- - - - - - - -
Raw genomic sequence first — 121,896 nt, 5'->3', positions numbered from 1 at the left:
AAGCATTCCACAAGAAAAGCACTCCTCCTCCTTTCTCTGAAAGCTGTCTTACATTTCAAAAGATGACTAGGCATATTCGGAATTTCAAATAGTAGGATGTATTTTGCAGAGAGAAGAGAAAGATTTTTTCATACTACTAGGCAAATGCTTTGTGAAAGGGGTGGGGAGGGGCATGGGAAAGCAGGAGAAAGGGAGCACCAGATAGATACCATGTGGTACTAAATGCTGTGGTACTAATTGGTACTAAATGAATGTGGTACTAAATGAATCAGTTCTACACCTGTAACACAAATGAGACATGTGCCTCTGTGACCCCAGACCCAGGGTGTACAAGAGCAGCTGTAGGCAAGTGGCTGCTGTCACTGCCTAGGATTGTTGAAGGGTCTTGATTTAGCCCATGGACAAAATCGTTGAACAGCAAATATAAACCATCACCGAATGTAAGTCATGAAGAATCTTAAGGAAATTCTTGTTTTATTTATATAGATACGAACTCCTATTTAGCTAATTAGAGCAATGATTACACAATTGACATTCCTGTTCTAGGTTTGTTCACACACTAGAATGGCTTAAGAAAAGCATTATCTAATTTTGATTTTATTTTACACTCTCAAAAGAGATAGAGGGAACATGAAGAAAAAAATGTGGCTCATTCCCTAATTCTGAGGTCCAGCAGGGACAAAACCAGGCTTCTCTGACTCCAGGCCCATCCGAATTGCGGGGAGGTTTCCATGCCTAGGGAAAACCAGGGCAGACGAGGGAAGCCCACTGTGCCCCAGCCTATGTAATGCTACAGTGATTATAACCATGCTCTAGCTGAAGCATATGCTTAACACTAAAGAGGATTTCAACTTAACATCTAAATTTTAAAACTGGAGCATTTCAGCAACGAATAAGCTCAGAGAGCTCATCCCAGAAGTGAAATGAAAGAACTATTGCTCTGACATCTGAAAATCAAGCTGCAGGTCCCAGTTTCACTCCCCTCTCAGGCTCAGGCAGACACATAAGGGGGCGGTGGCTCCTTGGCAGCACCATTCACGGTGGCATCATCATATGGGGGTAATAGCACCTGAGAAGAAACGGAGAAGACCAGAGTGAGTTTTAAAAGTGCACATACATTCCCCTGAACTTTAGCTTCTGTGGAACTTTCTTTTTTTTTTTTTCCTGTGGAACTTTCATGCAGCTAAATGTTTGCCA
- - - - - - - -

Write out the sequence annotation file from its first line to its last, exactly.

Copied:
Raw genomic sequence first — 121,896 nt, 5'->3', positions numbered from 1 at the left:
AAGCATTCCACAAGAAAAGCACTCCTCCTCCTTTCTCTGAAAGCTGTCTTACATTTCAAAAGATGACTAGGCATATTCGGAATTTCAAATAGTAGGATGTATTTTGCAGAGAGAAGAGAAAGATTTTTTCATACTACTAGGCAAATGCTTTGTGAAAGGGGTGGGGAGGGGCATGGGAAAGCAGGAGAAAGGGAGCACCAGATAGATACCATGTGGTACTAAATGCTGTGGTACTAATTGGTACTAAATGAATGTGGTACTAAATGAATCAGTTCTACACCTGTAACACAAATGAGACATGTGCCTCTGTGACCCCAGACCCAGGGTGTACAAGAGCAGCTGTAGGCAAGTGGCTGCTGTCACTGCCTAGGATTGTTGAAGGGTCTTGATTTAGCCCATGGACAAAATCGTTGAACAGCAAATATAAACCATCACCGAATGTAAGTCATGAAGAATCTTAAGGAAATTCTTGTTTTATTTATATAGATACGAACTCCTATTTAGCTAATTAGAGCAATGATTACACAATTGACATTCCTGTTCTAGGTTTGTTCACACACTAGAATGGCTTAAGAAAAGCATTATCTAATTTTGATTTTATTTTACACTCTCAAAAGAGATAGAGGGAACATGAAGAAAAAAATGTGGCTCATTCCCTAATTCTGAGGTCCAGCAGGGACAAAACCAGGCTTCTCTGACTCCAGGCCCATCCGAATTGCGGGGAGGTTTCCATGCCTAGGGAAAACCAGGGCAGACGAGGGAAGCCCACTGTGCCCCAGCCTATGTAATGCTACAGTGATTATAACCATGCTCTAGCTGAAGCATATGCTTAACACTAAAGAGGATTTCAACTTAACATCTAAATTTTAAAACTGGAGCATTTCAGCAACGAATAAGCTCAGAGAGCTCATCCCAGAAGTGAAATGAAAGAACTATTGCTCTGACATCTGAAAATCAAGCTGCAGGTCCCAGTTTCACTCCCCTCTCAGGCTCAGGCAGACACATAAGGGGGCGGTGGCTCCTTGGCAGCACCATTCACGGTGGCATCATCATATGGGGGTAATAGCACCTGAGAAGAAACGGAGAAGACCAGAGTGAGTTTTAAAAGTGCACATACATTCCCCTGAACTTTAGCTTCTGTGGAACTTTCTTTTTTTTTTTTTCCTGTGGAACTTTCATGCAGCTAAATGTTTGCCA